True to his word, our business broker did indeed have a prospective buyer for our company, and Jack and I met with Marty and his prospect over breakfast this morning at a little restaurant near Marty's office.
I didn't sleep well last night, but our meeting was surprisingly relaxed and informal. The potential buyer's name is Rob, and I'm surprised to learn that he more or less does what we do here in town. I thought I knew most of our competitors, but I've never heard his name before.
Rob is trying to build his own business, and has several people working with him on a part-time basis, and now that he's comfortable with the consulting business and local industry, he'd like to take the next step. Rob is younger than all of us, in his late twenties or possibly early thirties, and seems very aggressive, reminding me of myself at that age.
His business revenue numbers pale compared to ours, and I started to think that if things don't work out we should think about buying his business. When we asked about how he would be able to afford buying our company, he told us that he knows several influential people in town who are willing to back him, and he thinks he can raise enough. Marty vouches for him, saying that he knows the people Rob has been talking with, and he thinks it's possible.
The next step
The meeting went so well that by the end of the breakfast, as we discussed several different ideas about where to go from here, Rob mentioned that he's supposed to meet with a new prospect in the next week or two (Thanksgiving plans are getting in the way), and asked if he and I could make the sales call together. He said the prospect was small, and there wasn't a chance for a great deal of revenue, but it would be nice to test our ability to work together. Rob would like to take the sales lead during the meeting, and let me handle all the technical issues. He wants to keep our company name out of the discussion, unless something comes up where we have to mention it.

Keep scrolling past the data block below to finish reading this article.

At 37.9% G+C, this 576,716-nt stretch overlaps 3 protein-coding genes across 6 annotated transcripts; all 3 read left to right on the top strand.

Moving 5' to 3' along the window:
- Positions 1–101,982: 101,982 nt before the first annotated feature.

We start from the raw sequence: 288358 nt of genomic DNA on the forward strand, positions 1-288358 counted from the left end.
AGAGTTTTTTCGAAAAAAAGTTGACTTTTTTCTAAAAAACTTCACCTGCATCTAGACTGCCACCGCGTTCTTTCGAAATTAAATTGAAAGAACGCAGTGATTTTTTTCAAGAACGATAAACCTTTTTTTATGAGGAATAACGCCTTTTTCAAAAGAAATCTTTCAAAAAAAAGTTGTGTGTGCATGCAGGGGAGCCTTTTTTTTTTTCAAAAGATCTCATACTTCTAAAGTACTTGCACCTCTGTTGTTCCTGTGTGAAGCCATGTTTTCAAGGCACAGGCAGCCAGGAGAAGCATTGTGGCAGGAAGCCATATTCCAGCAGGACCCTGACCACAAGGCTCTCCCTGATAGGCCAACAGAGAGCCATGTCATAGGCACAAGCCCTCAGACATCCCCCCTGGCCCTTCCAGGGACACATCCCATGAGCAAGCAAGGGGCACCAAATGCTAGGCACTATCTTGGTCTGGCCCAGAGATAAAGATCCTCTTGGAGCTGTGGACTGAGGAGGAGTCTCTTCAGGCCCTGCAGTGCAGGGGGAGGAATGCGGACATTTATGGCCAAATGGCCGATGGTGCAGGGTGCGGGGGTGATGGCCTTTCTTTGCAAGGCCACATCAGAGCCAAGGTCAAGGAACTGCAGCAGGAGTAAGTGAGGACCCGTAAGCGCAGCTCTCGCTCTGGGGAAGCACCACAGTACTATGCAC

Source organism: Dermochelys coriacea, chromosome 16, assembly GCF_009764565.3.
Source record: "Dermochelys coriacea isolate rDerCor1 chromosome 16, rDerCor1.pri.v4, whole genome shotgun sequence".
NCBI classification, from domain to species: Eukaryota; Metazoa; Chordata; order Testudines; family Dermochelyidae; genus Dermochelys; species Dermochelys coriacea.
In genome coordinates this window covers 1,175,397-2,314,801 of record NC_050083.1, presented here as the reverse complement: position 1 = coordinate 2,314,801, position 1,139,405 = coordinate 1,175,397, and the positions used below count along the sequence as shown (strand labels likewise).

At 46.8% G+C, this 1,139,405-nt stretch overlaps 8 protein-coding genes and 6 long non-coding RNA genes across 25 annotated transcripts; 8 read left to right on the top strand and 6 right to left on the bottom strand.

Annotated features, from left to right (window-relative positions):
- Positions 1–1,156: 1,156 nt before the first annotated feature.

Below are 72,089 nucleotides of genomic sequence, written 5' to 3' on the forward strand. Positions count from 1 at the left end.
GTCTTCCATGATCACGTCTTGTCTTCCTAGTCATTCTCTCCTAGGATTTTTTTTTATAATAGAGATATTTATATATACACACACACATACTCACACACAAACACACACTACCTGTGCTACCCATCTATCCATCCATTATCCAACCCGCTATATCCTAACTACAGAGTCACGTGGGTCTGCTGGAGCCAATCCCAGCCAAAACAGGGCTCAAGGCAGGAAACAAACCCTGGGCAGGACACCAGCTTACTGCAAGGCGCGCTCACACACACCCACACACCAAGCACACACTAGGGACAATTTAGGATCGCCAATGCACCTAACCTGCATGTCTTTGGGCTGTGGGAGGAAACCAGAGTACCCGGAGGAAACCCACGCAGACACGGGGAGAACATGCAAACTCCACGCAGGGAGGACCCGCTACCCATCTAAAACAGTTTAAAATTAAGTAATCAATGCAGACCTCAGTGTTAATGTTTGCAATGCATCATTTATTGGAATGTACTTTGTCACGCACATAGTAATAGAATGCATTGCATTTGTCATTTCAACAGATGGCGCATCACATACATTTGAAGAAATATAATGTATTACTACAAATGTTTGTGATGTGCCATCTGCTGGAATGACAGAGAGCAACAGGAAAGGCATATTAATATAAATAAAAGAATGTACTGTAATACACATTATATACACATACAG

I told Rob that I'm reasonably well known in town, I've been to a ton of local business events, and my picture has been in the paper several times, so if someone says they know me, we need to be ready to say that we're looking at partnering on this deal. Although I have some reservations about doing this, it also sounds interesting, and I'm okay with the idea.
I asked Jack what he thought about the idea, and he was okay with it, but concerned about the specifics of how we'd handle it. He reiterated that Rob needed to drop back and tell the truth if the customer recognized me.
Personally, I really liked Rob, and I wanted to explore what it's like to work with him. Again, if he can't raise the money to buy our company, I like the idea of buying his business, hiring his people, and going from there.
As I thought about this, I realized that the only person at the company I can see as my "successor" is David. As I've written before, I really enjoy working with him, and he has a lot of great ideas. Right now he doesn't seem like he's ready to run the whole company, but there's nobody else I know that I'd rather turn the company over to.
Getting back to the meeting, I like a lot of things about Rob, and I'm willing to take this chance. Jack finally gives the idea his okay, and while Marty says it's a little unusual, if we're all okay with it, it's fine with him.
As we all drive off in our different ways after the meeting, Jack calls me and reminds me not to give away anything important at the meeting, that I should just play the role of the technical guy at the meeting, and try not to talk as much as I normally do. A little while after that Marty calls to ask me what I think, and I tell him I like Rob. He told me Rob said the same thing about us, and he was pretty excited. I asked him about Rob's financial sources, and while he didn't give me any names, he said Rob's family had connections with influential people in town, and if they thought this was a good idea and trusted Rob, they should be able to come up with the money.